So many good things!


Many have since heard about my plans, and input has been mixed. It mostly one side or the other, though. There doesn’t seem to be a middle ground.

Friends in France and Americans either living abroad or in Lebanon thought it was a fabulous idea. On various occasions, I was told that Beirut seemed a lot safer than some communities in the United States. “I cannot tell you how many times my premonitions regarding this entire region have been completely shattered… there is no need to be overly-concerned … I have never felt like I was in danger here” an American wrote.

Although I’d convinced my parents of the idea, back in the United States most people were shocked and upset about my decision. Several had already lectured my family on how wrong it was for me to be living in France, never mind Lebanon. A lot of my friends’ parents had somehow decided for mine, that it was just unthinkable and that I could not go under any circumstance. My librarians also decided – and announced quite loudly to the readers- that I could not go.

It was almost funny how clashing opinions would come about. One time, after a friend’s mom had finished lecturing me on safety, her daughter came up to me and simply said “This is your chance, follow your dreams. Don’t be afraid.” Another time, a pastor decided that the reason why I wasn’t afraid of going to Lebanon was because I was planning to die there. What? O.O (Ok, like maybe if I’d passed the average lifespan!) Anyways, a girl who’d been living as a missionary in the Dominican Republic thankfully pointed out that the United States isn’t the safest of places either. “You can loose many things here too,” she stated “Even your religion”

“We prefer you alive.” Was something that everyone agreed on and it was something that was repeated over and over. They didn’t understand, but maybe there were also somethings I didn’t understand.


In the end, it turns out that I will not be moving to Lebanon. There simply isn’t enough time to finish my degree there. Instead I will be attending another school with higher tuition costs than the last. You know what else is funny? My hospitalization bills from that one time I almost died are higher than the tuition bill.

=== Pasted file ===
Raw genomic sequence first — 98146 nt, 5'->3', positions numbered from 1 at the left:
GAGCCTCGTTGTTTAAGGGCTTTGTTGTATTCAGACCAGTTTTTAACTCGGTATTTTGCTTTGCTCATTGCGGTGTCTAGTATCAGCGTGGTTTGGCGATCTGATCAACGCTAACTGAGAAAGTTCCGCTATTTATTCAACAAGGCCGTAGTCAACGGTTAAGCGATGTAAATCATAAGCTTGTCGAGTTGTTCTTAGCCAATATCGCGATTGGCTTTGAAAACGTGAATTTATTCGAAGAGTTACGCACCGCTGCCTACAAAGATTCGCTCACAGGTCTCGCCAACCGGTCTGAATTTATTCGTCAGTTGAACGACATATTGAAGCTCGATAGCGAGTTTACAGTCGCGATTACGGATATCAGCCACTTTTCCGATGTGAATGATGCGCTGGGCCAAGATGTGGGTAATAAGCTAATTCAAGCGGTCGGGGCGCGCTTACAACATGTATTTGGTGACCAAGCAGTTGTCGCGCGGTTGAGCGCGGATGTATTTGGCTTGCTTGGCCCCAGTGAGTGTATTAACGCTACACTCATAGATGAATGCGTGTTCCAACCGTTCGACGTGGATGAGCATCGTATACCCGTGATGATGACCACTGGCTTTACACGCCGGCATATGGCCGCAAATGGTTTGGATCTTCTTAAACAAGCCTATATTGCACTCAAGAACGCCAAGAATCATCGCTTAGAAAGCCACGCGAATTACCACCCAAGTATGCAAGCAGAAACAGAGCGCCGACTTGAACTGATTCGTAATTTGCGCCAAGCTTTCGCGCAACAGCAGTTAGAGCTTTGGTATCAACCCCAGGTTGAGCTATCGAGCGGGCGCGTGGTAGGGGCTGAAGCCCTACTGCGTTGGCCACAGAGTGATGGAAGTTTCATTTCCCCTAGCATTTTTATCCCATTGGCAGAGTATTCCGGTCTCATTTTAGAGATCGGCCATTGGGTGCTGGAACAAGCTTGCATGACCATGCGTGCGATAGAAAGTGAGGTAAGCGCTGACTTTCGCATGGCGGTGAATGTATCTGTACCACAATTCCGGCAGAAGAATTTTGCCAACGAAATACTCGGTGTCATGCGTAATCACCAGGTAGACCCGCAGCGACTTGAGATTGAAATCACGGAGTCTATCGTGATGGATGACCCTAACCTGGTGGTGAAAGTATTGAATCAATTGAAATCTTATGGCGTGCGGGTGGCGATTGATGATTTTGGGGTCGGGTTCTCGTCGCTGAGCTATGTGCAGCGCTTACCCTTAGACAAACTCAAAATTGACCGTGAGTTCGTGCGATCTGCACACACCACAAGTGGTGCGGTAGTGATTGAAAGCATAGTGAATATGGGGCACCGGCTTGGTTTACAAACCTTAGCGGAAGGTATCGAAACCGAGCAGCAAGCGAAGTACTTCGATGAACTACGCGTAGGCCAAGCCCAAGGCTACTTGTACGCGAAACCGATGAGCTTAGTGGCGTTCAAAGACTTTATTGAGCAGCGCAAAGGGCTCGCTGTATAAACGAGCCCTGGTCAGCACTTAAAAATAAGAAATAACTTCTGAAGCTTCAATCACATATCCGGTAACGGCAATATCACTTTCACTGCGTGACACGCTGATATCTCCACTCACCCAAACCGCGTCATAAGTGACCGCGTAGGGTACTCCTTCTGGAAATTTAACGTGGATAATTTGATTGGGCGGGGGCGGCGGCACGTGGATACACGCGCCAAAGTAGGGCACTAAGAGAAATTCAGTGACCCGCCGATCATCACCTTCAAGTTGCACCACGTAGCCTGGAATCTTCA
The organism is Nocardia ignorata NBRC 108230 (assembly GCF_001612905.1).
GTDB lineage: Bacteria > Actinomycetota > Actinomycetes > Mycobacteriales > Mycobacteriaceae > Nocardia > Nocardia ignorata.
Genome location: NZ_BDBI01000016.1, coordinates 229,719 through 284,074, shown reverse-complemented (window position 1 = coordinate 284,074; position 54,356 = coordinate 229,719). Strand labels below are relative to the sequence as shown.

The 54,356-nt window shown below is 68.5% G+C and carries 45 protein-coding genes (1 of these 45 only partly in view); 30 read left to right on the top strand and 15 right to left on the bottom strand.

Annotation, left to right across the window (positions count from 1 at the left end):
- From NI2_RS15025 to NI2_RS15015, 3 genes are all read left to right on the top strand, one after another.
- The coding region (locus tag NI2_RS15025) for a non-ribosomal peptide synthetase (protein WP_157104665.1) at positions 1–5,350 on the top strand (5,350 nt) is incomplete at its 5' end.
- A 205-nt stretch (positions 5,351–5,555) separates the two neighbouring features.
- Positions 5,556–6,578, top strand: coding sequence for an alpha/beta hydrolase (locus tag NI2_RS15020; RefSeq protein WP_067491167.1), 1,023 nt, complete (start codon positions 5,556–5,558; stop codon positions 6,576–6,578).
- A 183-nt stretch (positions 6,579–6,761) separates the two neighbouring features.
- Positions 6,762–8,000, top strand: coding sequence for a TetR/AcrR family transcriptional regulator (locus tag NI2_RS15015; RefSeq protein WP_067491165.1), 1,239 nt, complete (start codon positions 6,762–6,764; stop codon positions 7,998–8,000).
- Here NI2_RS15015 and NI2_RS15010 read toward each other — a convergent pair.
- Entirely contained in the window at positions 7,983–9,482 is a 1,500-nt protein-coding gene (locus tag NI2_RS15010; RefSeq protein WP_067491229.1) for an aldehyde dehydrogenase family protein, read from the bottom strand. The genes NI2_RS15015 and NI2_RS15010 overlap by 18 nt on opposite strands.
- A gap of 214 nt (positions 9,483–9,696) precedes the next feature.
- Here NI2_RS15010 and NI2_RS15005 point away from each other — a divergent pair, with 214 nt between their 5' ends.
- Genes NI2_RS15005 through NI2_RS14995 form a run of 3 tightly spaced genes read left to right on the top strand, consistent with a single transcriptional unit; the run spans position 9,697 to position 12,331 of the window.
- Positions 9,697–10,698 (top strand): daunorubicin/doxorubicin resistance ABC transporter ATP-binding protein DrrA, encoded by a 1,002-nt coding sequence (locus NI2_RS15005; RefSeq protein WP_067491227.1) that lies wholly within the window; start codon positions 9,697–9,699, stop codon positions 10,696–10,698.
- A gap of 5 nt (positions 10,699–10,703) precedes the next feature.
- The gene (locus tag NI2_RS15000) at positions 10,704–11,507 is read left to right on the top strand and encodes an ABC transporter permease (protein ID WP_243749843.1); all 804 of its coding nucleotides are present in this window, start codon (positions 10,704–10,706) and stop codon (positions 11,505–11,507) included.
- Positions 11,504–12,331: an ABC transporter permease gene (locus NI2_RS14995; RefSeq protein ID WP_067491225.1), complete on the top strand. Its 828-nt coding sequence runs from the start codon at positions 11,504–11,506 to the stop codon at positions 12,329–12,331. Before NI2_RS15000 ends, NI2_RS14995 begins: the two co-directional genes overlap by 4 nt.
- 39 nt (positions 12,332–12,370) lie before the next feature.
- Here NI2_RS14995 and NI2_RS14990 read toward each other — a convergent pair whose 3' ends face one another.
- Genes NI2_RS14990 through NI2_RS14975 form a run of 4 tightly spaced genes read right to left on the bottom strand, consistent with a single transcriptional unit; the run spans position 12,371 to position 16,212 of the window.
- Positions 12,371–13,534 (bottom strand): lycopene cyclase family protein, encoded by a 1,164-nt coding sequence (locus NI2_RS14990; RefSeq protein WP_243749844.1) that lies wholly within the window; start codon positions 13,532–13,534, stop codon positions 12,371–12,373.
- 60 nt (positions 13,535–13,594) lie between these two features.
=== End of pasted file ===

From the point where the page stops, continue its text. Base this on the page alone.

School starts in a week. I’m so screwed! But you know, apparently that’s ok because in America it is socially acceptable to be in debt over your face to obtain a stupid degree you may never use. You know what else is ok in America? Over charging patients for medical services. My dad was a doctor –  that’s what he told me.

I meant to tie the word “beware” somewhere in here but apperently as a human, one needs to ‘beware’ everything in the universe. Even the universe it’self.


5 thoughts on “Bei- Where!?

  1. I would have said “go to Lebanon,” Jacquie. Things go south, come home. Of course you might go there and live a couple of months, check it out, see what it is really like. When I graduated from college, I headed off to Africa and the Peace Corps. It was one of the best decisions I ever made. –Curt


    1. I love your response. Hopefully it will be a possibility to at list visit sometime in the future. Looking into the possibility of learning Arabic this quarter, just in case. They do speak French there though.
      Really! That sounds so exciting! Where did you go and what did you do?


      1. I went to Liberia and taught history at an up-country high school. (Before all of the problems.) BTW, a young woman who worked for me when I ran Peace Corps recruiting in Northern California and Nevada went to Lebanon, learned Arabic. and had a wonderful experience. –Curt